I got fat, to paraphrase John Green (who was himself paraphrasing Hemingway), slowly, and then all at once. It took years of a gradual shift over time, but there came a point when I looked in the mirror one day and realized that I was incontrovertibly, unavoidably, very obviously fat, small-f fat—not big-F Fat, but still, fat. I started to notice that stores didn’t carry my size, that I was the largest person in the room, that I was afraid of breaking old furniture, that people classified me as “a fat person,” that I had stretch marks, fascinating silvery glistening ribbons, where none had existed before.
There’s a lot about being fat that’s pretty awesome. There’s also a lot that’s not, and most of that comes from society—not my own body, because, in case you haven’t noticed, this is a society that hates fat people. We are constantly told that people are worried about our “health,” even though the alleged link between fat and health is very tenuous, as demonstrated in a number of studies—and even though research strongly suggests that fat people who are surrounded with affirmations and support tend to be healthier. That people who get actual health care instead of calls to “lose weight” are healthier.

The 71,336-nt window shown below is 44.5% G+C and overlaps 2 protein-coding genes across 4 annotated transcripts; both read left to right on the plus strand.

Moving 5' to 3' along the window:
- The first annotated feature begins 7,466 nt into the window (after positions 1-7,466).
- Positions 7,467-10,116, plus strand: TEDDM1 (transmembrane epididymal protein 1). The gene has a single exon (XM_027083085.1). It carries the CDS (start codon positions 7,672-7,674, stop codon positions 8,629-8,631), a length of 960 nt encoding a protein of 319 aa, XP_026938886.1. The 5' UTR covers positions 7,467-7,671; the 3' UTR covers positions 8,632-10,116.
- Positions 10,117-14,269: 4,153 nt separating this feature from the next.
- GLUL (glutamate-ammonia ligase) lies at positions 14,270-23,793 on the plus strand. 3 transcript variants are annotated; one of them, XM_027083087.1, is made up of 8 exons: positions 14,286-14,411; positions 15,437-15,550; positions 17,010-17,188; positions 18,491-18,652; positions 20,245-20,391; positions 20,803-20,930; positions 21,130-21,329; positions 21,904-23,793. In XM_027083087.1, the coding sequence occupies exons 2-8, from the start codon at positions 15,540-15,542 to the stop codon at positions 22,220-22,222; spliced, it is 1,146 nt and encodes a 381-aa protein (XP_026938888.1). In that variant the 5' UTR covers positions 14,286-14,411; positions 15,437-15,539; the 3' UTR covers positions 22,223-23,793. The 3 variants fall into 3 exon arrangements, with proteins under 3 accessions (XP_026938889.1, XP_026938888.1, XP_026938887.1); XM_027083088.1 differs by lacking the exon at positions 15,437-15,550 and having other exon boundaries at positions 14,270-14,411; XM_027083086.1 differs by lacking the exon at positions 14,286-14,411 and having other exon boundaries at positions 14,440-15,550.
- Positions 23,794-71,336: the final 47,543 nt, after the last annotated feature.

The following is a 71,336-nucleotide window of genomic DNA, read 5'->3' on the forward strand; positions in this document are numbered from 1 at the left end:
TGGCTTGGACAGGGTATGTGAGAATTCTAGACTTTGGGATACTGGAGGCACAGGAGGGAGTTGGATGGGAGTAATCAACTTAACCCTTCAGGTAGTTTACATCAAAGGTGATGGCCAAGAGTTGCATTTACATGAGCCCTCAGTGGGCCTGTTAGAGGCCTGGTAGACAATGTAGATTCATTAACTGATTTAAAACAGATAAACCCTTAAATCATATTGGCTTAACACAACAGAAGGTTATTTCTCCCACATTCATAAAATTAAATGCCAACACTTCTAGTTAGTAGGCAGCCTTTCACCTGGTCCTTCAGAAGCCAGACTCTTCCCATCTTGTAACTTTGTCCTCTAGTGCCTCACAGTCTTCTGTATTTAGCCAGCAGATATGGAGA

It’s not about our health. It’s about the big fat fact that many people have been socialized to find us unpleasant to look at. We’re gross, with our wobbles of fat, our chin folds, our large, spreading asses, our pendulous breasts and broad hips and jiggly thighs. These are things that should be hidden away from society so we don’t agitate or upset anyone with the reality of our bodies; we should be entombed in muumuus and other drapy, lightweight garments, all nylon and polyester because no natural fibers are available in our size.